Magnetism in GemstonesAn Effective Tool and Method for Gem Identification
Garnets are some of the most magnetic gemstones, and magnetic testing gives us rare insights into the world of Garnets, revealing how the different species and varieties of Garnet are related. For most people, the term Garnet brings to mind a dark red gem, but Garnets are in fact a diverse group of gemstones, with more species and color varieties than any other type of transparent gemstone.
Synthetic Garnets are manufactured today for industrial use, but they play only a limited role as gemstones. The synthetic Garnet GGG (Gadolinium Gallium Garnet) was once popular as a simulant for Diamond and colored stones, but it is no longer manufactured for gem purposes. The synthetic Garnet YAG (Yttrium Aluminum Garnet) is still created in a number of colors and faceted to imitate a variety of natural gemstones, but YAG gems are sparse in the marketplace compared to other types of synthetics and imitations. Neither of these Garnets are found in nature.
There are 15 species of natural Garnet recognized by mineralogists, but most are of little interest to gemologists. Only 6 Garnet species produce gem-quality crystals that are fashioned into gemstones. These are Almandine, Pyrope, Spessartine, Grossular, Andradite and Uvarovite. Almandine, a red to purplish red gem, is the most common species. Gem-quality Uvarovite is mainly found as in druse form (clusters of tiny green crystals), and Uvarovite jewelry is fashioned from druse slabs.
Grossular Garnet Cubic Crystal from Canada
Blue Color Change Garnet
In addition to red, Garnets are found in every color, from colorless to black, pink, purple, blue, green, orange, yellow, and even iridescent. Some Garnets change color from daylight to incandescent light, much like Alexandrite. There are also hundreds of more subtle color variations among gem-grade Garnets. Some varieties have only been discovered in the last few decades, and some are among the world's rarest gemstones. This section offers a tour of all of them, and presents a considerable amount of new information about Garnets never before published, achieved through extensive study by this author.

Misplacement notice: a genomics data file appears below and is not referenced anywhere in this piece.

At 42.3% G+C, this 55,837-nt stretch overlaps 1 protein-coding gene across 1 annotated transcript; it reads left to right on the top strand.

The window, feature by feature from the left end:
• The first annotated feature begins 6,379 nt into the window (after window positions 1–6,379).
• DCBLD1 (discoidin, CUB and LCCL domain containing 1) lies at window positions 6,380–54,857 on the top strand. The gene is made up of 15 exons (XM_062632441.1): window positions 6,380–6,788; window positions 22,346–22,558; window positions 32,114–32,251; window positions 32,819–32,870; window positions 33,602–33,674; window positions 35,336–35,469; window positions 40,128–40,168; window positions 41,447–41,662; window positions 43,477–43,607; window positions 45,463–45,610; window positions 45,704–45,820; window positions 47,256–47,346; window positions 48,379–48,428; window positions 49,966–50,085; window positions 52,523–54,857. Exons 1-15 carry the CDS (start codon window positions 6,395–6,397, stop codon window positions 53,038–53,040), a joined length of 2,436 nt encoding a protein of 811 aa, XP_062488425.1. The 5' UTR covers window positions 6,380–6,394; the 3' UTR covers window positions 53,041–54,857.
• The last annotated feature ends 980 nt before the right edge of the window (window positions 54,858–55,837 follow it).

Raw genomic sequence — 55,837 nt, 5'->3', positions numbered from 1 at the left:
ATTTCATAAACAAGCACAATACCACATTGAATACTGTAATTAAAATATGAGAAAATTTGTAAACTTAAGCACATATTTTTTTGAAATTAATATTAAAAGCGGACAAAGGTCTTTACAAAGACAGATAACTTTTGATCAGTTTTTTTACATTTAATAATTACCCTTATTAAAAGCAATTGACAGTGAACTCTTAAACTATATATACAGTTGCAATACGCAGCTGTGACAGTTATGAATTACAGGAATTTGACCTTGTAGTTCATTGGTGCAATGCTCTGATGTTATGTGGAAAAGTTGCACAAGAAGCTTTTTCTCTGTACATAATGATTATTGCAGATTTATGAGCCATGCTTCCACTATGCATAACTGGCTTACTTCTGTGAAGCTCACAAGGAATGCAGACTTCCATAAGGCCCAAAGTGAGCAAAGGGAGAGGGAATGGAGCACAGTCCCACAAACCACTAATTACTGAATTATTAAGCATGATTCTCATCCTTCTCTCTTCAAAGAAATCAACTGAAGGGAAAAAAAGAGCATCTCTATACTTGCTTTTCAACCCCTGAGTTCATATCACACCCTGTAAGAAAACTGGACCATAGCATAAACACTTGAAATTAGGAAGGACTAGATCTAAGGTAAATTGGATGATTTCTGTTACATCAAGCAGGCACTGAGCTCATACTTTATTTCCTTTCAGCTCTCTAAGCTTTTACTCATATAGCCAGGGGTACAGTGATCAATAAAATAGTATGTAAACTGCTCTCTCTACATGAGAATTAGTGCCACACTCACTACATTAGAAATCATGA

© Kirk Feral 2011, All Rights Reserved. These materials may be duplicated for educational purposes only. No part of this website may be duplicated or distributed for profit, for commercial purposes, or for posting to another website without the expressed written consent of the copyright holder.
The World of Garnets
What are Garnets? The Garnet group falls within the family of Orthosilicate minerals, all with related chemical compositions. Other Orthosilicates include Peridot, Zircon, Topaz, Andalusite, and many secondary or less common gems such as Kyanite and Sphene. What all these gemstones share in common is the chemical component SiO4 (one silicon atom per 4 oxygen atoms) in their chemical formulas.
Garnets belong to the cubic crystal system, and therefore gems are isotropic (singly refractive). However, under a polariscope, anomalous double refraction is common in red and green Garnets due to distortion of the isotropic cubic crystal structure that may have occurred during metamorphic conditions of high pressure and high temperature. Garnets are found all over the world. Some of the most unusual gem varieties come from African countries such as Namibia, Tanzania and Madagascar. Garnets are one of the few primary or common gemstones that are generally not treated, although Demantoid, and occasionally Hessonite (Bear Wiliams, pers. comm., 2011), are known to be heated to enhance color.